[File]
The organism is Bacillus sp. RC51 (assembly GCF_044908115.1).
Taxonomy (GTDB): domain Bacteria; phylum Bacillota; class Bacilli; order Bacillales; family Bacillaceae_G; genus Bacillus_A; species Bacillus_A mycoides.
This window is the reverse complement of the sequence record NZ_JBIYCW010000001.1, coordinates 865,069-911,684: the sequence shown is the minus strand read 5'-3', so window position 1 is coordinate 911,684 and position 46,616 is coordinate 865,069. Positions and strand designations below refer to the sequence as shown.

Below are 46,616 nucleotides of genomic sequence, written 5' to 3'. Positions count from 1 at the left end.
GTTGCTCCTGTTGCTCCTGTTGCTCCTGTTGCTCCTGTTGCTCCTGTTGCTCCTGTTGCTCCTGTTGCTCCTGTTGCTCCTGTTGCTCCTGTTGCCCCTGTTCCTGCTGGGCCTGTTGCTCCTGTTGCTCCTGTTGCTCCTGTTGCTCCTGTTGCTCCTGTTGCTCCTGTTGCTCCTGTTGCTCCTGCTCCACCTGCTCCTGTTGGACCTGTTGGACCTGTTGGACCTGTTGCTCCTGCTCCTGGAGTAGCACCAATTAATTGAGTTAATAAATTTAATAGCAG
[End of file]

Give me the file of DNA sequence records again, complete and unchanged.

The organism is Bacillus sp. RC51 (assembly GCF_044908115.1).
Taxonomy (GTDB): domain Bacteria; phylum Bacillota; class Bacilli; order Bacillales; family Bacillaceae_G; genus Bacillus_A; species Bacillus_A mycoides.
This window is the reverse complement of the sequence record NZ_JBIYCW010000001.1, coordinates 865,069-911,684: the sequence shown is the minus strand read 5'-3', so window position 1 is coordinate 911,684 and position 46,616 is coordinate 865,069. Positions and strand designations below refer to the sequence as shown.

Below are 46,616 nucleotides of genomic sequence, written 5' to 3'. Positions count from 1 at the left end.
GTTGCTCCTGTTGCTCCTGTTGCTCCTGTTGCTCCTGTTGCTCCTGTTGCTCCTGTTGCTCCTGTTGCTCCTGTTGCTCCTGTTGCTCCTGTTGCCCCTGTTCCTGCTGGGCCTGTTGCTCCTGTTGCTCCTGTTGCTCCTGTTGCTCCTGTTGCTCCTGTTGCTCCTGTTGCTCCTGTTGCTCCTGCTCCACCTGCTCCTGTTGGACCTGTTGGACCTGTTGGACCTGTTGCTCCTGCTCCTGGAGTAGCACCAATTAATTGAGTTAATAAATTTAATAGCAG